Founded in 1831, Generali is celebrating 190 years as one of the largest global providers of insurance and asset management…

Founded in 1831, Generali is celebrating 190 years as one of the largest global providers of insurance and asset management services. During that time, the Italian company has gained a reputation as a forward-thinking lifetime partner to its customers. As it charts a path for continued success over the next 190 years, Generali’s digital transformation is at the forefront of a strategy that puts the customer at the heart of the company’s goals.

Data strategy 

Group Head of Data Science, Alessandro Bonaita, is leading Generali’s international team of data scientists, working from one of its Head Offices in Milan, supporting the sustainable and responsible adoption of analytics and Artificial Intelligence (AI) in all the regions and countries where the group operates. “Our strategic task is to steer and support our many business units, in order to create tangible business benefits by incorporating AI in all of our business processes,” explains Bonaita. 

“We work very closely with them to identify the most profitable use cases for AI and help them to prioritise their analytical initiatives so we can support the development of AI solutions, directly or by building local capabilities. We also contribute to develop the technological and methodological convergence of AI practices, leading the scale up of AI solutions through a constant monitoring of local implementation plans and the development of re-usable AI assets.” 

Creating value with AI 

Bonaita joined the company in 2016 when Generali began the first strategic cycle of its AI journey by creating awareness of, and appetite for, analytics. “A first central function was created at group level to disseminate and evangelise through the delivery of successful AI initiatives, working on all the steps of the insurance value chain and in all the regions where we operate,” he recalls. “During this period, we demonstrated the value of AI by focusing on high impact use cases, where the financial return was clear and relevant, and we also supported the creation of the first local analytics teams across our countries of operation.”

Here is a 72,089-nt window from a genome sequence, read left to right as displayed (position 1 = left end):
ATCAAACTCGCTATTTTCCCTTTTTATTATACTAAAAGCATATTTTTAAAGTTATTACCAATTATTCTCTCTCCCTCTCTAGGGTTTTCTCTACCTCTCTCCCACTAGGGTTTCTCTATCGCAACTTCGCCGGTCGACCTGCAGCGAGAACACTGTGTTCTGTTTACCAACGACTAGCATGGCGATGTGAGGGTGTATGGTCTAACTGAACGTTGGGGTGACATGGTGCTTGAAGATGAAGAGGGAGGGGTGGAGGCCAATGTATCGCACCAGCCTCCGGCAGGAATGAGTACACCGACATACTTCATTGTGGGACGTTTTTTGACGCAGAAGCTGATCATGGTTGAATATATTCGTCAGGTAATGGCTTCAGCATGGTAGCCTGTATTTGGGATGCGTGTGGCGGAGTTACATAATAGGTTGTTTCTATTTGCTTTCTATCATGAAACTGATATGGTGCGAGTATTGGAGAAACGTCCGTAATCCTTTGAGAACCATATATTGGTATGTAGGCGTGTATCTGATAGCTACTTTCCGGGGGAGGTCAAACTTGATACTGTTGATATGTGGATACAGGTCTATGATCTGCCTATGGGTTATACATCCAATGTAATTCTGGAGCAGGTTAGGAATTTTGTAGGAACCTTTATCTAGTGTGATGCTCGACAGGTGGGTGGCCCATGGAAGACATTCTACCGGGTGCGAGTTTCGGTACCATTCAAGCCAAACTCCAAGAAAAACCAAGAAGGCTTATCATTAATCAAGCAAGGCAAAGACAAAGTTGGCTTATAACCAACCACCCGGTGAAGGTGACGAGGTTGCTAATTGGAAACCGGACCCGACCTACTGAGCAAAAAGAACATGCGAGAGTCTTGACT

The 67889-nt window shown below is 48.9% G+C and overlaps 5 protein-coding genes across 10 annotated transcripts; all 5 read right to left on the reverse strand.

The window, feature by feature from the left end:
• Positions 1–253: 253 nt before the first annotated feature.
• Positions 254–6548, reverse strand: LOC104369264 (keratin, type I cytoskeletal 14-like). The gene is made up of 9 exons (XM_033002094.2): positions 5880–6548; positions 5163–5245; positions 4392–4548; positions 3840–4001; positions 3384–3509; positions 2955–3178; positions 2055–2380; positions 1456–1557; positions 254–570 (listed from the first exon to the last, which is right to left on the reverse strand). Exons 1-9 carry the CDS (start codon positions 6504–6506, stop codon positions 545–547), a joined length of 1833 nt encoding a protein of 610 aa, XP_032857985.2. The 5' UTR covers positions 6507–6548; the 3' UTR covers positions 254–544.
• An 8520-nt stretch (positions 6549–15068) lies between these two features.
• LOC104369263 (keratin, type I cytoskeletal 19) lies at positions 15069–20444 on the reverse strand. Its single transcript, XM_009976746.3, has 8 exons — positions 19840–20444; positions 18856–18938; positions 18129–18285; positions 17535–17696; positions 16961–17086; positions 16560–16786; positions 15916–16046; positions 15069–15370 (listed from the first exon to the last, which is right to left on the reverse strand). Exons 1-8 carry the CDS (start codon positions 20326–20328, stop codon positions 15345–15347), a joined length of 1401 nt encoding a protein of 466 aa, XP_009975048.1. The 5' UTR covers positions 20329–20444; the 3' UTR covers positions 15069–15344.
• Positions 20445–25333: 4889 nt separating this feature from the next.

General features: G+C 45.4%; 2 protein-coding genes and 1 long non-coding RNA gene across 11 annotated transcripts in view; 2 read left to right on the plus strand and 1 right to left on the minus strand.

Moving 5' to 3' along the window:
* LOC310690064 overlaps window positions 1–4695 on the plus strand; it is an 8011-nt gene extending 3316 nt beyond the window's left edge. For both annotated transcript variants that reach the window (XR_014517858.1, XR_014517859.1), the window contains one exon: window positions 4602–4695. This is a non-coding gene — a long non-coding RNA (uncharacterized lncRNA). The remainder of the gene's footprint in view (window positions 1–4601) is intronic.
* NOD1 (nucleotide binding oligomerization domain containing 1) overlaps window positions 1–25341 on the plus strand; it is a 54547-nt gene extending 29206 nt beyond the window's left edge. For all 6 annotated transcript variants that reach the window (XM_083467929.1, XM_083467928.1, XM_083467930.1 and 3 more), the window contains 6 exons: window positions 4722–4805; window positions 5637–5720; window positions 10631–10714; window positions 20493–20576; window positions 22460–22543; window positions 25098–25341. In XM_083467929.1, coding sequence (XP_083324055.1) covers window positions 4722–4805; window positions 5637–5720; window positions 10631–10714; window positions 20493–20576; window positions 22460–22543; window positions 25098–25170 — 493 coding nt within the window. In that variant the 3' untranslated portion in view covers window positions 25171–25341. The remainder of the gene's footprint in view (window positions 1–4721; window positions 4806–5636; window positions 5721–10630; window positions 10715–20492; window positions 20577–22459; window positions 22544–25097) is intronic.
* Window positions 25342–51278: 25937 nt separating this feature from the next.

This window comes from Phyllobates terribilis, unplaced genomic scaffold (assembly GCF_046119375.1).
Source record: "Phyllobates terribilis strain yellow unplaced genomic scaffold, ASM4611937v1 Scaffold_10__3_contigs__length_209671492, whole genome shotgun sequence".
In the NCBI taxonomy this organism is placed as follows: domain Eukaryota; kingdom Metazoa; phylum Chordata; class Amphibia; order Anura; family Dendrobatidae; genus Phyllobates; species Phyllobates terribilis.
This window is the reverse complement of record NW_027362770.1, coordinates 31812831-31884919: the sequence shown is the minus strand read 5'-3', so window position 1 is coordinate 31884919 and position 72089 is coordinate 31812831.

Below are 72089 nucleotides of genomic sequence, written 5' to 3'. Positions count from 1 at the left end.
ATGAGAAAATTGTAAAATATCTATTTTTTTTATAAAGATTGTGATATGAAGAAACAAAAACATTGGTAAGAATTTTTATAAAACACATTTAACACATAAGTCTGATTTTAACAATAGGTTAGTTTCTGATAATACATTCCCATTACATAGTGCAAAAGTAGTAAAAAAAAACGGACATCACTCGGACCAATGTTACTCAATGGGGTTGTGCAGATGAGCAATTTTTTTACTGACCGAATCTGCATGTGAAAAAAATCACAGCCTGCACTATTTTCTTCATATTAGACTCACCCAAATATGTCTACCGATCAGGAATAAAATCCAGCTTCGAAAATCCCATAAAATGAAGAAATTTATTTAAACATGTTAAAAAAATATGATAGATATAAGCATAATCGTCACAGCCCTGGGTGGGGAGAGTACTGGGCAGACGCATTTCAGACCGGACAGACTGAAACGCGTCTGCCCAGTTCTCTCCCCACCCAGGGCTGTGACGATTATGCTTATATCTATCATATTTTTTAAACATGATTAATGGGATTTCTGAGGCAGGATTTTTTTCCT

A second strategic cycle began in 2019, when the goal shifted to consolidate and reinforce these results along three strategic pillars: People – having analytics capabilities available for all the business units of the Group; Value – introducing a rigorous approach to the calculation and monitoring of AI’s financial benefits to support further initiatives and investment; and Execution – launching a global program to accelerate the adoption of AI solutions in production with real impacts on business processes.

“The fundamental point of success of these plans was the alignment between our analytics & AI strategy and our ‘Lifetime Partner’ strategy, with the final goal to create tangible benefits for our customers,” asserts Bonaita. “We used robotics and AI to build totally personalised rehabilitation and diagnostic paths enabling services that can evaluate a patient and create personalised treatments that can be objectively measured, but also for the prediction and reduction of risk, for example instances of falling among the elderly. We also developed AI-powered chatbots that can fast-track claims allowing the client to directly upload documents and photographs via WhatsApp, assessing in a short time the consistency of the reimbursement and delivering always available, fast and efficient customer service.”